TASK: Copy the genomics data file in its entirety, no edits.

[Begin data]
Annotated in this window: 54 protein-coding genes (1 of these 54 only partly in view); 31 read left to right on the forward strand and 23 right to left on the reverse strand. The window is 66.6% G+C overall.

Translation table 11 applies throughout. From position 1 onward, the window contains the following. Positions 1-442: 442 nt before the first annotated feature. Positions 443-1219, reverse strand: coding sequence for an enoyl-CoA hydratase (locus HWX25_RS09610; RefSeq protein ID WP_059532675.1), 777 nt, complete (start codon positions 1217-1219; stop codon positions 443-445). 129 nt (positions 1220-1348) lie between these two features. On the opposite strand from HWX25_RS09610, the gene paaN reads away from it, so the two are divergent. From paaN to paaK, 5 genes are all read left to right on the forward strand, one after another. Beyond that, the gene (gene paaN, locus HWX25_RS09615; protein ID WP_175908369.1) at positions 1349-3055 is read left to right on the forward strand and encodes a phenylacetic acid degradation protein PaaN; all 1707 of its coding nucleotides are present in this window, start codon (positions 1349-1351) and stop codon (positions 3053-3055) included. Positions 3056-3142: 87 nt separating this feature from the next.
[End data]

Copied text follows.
Annotated in this window: 54 protein-coding genes (1 of these 54 only partly in view); 31 read left to right on the forward strand and 23 right to left on the reverse strand. The window is 66.6% G+C overall.

Translation table 11 applies throughout. From position 1 onward, the window contains the following. Positions 1-442: 442 nt before the first annotated feature. Positions 443-1219, reverse strand: coding sequence for an enoyl-CoA hydratase (locus HWX25_RS09610; RefSeq protein ID WP_059532675.1), 777 nt, complete (start codon positions 1217-1219; stop codon positions 443-445). 129 nt (positions 1220-1348) lie between these two features. On the opposite strand from HWX25_RS09610, the gene paaN reads away from it, so the two are divergent. From paaN to paaK, 5 genes are all read left to right on the forward strand, one after another. Beyond that, the gene (gene paaN, locus HWX25_RS09615; protein ID WP_175908369.1) at positions 1349-3055 is read left to right on the forward strand and encodes a phenylacetic acid degradation protein PaaN; all 1707 of its coding nucleotides are present in this window, start codon (positions 1349-1351) and stop codon (positions 3053-3055) included. Positions 3056-3142: 87 nt separating this feature from the next.